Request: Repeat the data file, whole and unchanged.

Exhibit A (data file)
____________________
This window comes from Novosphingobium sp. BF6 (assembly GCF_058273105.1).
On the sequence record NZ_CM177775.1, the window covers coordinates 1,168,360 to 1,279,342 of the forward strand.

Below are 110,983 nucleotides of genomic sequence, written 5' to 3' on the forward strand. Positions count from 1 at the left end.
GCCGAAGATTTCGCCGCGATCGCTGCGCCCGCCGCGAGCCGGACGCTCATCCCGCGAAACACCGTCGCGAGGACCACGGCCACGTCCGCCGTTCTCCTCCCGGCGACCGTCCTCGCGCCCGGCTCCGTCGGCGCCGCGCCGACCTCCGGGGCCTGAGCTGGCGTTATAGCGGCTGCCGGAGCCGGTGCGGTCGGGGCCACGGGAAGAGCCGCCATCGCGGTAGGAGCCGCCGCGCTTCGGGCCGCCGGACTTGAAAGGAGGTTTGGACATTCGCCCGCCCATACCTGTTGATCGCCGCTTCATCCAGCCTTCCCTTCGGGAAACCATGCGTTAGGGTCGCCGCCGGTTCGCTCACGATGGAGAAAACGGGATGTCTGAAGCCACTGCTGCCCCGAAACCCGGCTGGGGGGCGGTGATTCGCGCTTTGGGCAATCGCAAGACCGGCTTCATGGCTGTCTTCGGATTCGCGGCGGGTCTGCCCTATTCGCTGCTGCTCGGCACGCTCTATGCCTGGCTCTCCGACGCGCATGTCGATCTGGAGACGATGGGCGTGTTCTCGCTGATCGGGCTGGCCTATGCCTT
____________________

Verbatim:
This window comes from Novosphingobium sp. BF6 (assembly GCF_058273105.1).
On the sequence record NZ_CM177775.1, the window covers coordinates 1,168,360 to 1,279,342 of the forward strand.

Below are 110,983 nucleotides of genomic sequence, written 5' to 3' on the forward strand. Positions count from 1 at the left end.
GCCGAAGATTTCGCCGCGATCGCTGCGCCCGCCGCGAGCCGGACGCTCATCCCGCGAAACACCGTCGCGAGGACCACGGCCACGTCCGCCGTTCTCCTCCCGGCGACCGTCCTCGCGCCCGGCTCCGTCGGCGCCGCGCCGACCTCCGGGGCCTGAGCTGGCGTTATAGCGGCTGCCGGAGCCGGTGCGGTCGGGGCCACGGGAAGAGCCGCCATCGCGGTAGGAGCCGCCGCGCTTCGGGCCGCCGGACTTGAAAGGAGGTTTGGACATTCGCCCGCCCATACCTGTTGATCGCCGCTTCATCCAGCCTTCCCTTCGGGAAACCATGCGTTAGGGTCGCCGCCGGTTCGCTCACGATGGAGAAAACGGGATGTCTGAAGCCACTGCTGCCCCGAAACCCGGCTGGGGGGCGGTGATTCGCGCTTTGGGCAATCGCAAGACCGGCTTCATGGCTGTCTTCGGATTCGCGGCGGGTCTGCCCTATTCGCTGCTGCTCGGCACGCTCTATGCCTGGCTCTCCGACGCGCATGTCGATCTGGAGACGATGGGCGTGTTCTCGCTGATCGGGCTGGCCTATGCCTT